Driving test requires skills and experience

Saturday, November 20th 2004, 4:07 pm
By: News On 6

BARTLESVILLE, Okla. (AP) _ To many teenagers, it's more important than graduating, more nerve-racking than finals week, and, if they fail, more painful than getting their wisdom teeth removed. And Driving Examiner Brenda Mays, who has presided over this rite of passage for hundreds of Bartlesville youth _ and adults as old as 92 _ sometimes has to come up with creative ways to put those who are taking the test at ease.

``I had a little boy one day who was extremely nervous. At each intersection, he would always turn the wrong direction,'' which got them off of their pre-planned route.

So Examiner Mays stopped the car. ``I took an ink pen and on his thumbs I wrote an L and an R.'' That made the boy laugh, calmed him down and allowed him to complete the test.

It wasn't a big problem.

``Everybody makes mistakes,'' she says.

The most common mistake, she says, is actually ``rolling stop signs,'' the failure to come to a complete stop at or before the sign.

But while only 18 to 23 percent of those testing fail the driving test at the Bartlesville facility, May says it's ``about 50/50'' on the written test for a learner's permit. Many people, Mays says, don't realize ``the true need to read the driver's manual from cover to cover.''

When Mays took the written test herself, most of the questions were along the lines of ``If A, B, and C happened, would you do X, Y, or Z?''

But the written test given today, she says, covers the traffic laws of the state of Oklahoma, which you can't know unless you read the manual.t Boulevard.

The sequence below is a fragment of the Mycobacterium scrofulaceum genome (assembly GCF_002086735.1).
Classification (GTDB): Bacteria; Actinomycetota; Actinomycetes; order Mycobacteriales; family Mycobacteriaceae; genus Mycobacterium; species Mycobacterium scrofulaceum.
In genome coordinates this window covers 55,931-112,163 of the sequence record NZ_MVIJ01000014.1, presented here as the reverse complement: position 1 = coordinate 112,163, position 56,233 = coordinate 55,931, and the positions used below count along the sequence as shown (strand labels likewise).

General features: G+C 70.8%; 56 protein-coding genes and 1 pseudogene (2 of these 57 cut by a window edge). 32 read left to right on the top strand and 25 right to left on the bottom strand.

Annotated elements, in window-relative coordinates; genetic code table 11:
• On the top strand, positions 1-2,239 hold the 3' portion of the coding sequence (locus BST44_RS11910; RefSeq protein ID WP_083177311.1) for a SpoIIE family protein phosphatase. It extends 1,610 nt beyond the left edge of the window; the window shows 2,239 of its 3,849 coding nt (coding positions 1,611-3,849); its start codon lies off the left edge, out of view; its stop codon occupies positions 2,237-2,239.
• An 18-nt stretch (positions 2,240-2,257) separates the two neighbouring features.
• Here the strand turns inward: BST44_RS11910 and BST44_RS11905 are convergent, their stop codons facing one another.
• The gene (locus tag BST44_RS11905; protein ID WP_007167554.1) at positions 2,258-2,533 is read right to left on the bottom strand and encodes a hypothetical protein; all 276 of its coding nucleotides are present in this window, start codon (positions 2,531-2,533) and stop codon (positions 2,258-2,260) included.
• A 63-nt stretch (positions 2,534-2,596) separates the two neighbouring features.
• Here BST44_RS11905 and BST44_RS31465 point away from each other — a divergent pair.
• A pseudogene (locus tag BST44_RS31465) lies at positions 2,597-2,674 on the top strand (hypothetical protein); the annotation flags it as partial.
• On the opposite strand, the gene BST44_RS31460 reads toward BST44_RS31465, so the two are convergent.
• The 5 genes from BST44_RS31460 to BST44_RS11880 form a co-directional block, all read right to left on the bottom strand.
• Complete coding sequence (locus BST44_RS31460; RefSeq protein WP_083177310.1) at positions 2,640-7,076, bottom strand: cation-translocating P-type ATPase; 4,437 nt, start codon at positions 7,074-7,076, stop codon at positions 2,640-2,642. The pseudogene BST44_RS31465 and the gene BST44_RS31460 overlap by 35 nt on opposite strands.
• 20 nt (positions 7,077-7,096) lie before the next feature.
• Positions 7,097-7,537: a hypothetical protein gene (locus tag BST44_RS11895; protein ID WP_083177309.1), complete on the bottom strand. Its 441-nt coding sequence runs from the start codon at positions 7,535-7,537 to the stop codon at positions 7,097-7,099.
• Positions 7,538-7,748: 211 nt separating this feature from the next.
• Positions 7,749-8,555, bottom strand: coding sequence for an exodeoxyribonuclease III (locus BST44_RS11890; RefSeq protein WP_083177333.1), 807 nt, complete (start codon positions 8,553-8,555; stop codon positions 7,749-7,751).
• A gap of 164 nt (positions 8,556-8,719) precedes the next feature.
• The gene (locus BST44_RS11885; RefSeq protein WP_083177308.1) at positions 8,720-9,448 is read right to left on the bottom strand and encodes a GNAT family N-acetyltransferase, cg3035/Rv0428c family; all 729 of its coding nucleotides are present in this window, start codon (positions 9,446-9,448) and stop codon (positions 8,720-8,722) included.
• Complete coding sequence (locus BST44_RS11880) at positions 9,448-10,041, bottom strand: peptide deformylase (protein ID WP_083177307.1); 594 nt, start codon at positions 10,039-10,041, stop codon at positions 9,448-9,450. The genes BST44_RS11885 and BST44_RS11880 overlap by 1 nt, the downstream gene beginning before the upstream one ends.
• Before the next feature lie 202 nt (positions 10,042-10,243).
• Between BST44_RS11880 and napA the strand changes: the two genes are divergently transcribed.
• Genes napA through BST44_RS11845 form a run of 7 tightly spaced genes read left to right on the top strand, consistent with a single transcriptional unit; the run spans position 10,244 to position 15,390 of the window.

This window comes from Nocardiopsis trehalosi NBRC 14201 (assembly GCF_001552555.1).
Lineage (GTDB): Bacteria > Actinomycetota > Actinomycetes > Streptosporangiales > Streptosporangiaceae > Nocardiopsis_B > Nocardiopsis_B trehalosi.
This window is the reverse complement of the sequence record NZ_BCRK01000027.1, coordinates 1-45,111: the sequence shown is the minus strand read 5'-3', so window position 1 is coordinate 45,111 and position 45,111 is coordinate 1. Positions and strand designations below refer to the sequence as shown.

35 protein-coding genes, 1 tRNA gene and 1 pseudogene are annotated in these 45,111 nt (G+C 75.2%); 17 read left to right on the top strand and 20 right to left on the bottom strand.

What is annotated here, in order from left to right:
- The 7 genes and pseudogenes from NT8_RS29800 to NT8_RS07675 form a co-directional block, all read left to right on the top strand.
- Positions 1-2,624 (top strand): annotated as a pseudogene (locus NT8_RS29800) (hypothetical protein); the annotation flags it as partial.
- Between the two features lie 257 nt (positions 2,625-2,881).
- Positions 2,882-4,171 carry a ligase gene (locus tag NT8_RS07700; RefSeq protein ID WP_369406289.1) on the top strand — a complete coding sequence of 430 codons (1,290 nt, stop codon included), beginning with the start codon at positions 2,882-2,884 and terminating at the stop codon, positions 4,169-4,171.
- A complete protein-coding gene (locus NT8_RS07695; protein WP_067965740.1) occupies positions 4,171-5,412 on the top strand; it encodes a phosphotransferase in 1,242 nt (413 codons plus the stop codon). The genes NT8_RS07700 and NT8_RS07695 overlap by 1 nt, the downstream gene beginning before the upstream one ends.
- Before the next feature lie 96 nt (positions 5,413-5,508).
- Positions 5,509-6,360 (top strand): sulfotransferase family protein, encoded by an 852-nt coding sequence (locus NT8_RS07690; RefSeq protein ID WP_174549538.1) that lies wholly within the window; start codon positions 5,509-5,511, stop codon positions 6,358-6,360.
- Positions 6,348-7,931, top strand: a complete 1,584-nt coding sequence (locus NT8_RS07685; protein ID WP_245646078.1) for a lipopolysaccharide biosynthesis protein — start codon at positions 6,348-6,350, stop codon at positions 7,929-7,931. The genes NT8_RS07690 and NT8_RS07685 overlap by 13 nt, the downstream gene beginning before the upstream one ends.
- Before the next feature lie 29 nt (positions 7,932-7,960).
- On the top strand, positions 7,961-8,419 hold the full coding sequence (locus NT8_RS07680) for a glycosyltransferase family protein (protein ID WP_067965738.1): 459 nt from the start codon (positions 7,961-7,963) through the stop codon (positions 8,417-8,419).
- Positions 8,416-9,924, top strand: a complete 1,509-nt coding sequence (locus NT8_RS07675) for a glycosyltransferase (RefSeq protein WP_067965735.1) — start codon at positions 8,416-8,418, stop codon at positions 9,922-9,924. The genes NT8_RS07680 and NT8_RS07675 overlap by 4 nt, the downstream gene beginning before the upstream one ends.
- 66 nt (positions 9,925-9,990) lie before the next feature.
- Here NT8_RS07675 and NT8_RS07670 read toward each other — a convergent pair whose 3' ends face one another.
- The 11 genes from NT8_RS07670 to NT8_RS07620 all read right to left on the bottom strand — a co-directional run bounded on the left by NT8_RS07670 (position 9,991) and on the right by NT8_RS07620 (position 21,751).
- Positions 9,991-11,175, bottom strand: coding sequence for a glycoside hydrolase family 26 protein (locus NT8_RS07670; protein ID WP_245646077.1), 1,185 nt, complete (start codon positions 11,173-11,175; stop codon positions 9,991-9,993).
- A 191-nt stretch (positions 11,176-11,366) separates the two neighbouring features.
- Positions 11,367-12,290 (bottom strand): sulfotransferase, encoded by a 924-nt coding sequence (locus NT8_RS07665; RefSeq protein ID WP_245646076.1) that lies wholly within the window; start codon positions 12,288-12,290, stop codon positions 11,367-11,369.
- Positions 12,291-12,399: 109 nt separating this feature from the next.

And Mays wouldn't recommend that you put the book away after you get your permit. When people fail the driving test, ``I usually suggest they go and reread the driver's manual.''

But the single-most important factor in passing your driving test? Experience.

On Nov. 1, a law went into effect in Oklahoma requiring drivers under 18 to have their permit for at least 6 months before they can take the driving test. Mays thinks this is a good idea.

``Is it necessarily your driving you need to be aware of, or everybody else's?'' she asks. To be able to respond in traffic, ``you have to be familiar with your vehicle'' and make sure that every movement is second nature.

The office gives written tests in the morning and driving tests in the afternoon. On average, a driving test lasts about 10 minutes. The test covers parallel parking, hill parking, straight backing maneuvers and regular driving. The written test covers Oklahoma traffic laws, safe driving practices, and the effects of and laws about drugs and alcohol.

Written tests are only given in English at the Bartlesville office; Spanish tests are available at the Claremore, Tulsa and Jenks offices.

Mays will administer the test orally to any adult who can't read, though students under 18 must pass an eighth-grade reading test before taking the written.

And, when you come to the test, make sure you have the proper forms.

``That is the biggest problem that I come across,'' Mays says. ``That's not a really happy thing, when you wait two hours to be in front of me'' and she has to send you home because you don't have the proper forms.

Also, come early, Mays suggests. The office opens at 7 a.m. and appointments for driving tests must be made on the same business day as the test itself. Mays sees around 150 to 200 people per week. She must deal with each person one-on-one and sometimes she's made as many appointments as she can handle for the day by 10 a.m.

Summer is an especially busy time. ``If there is a day when the kids are not in school, you can bet it's gonna be a zoo.''

Zoo or not, Mays says she enjoys her job. ``I enjoy dealing with a lot of different people and working half a day inside and half a day out instead of being cooped up all day.''

Has riding shotgun with rookie drivers changed her outlook at all?

``It certainly makes you much more aware of everything that's going on around you,'' Mays says.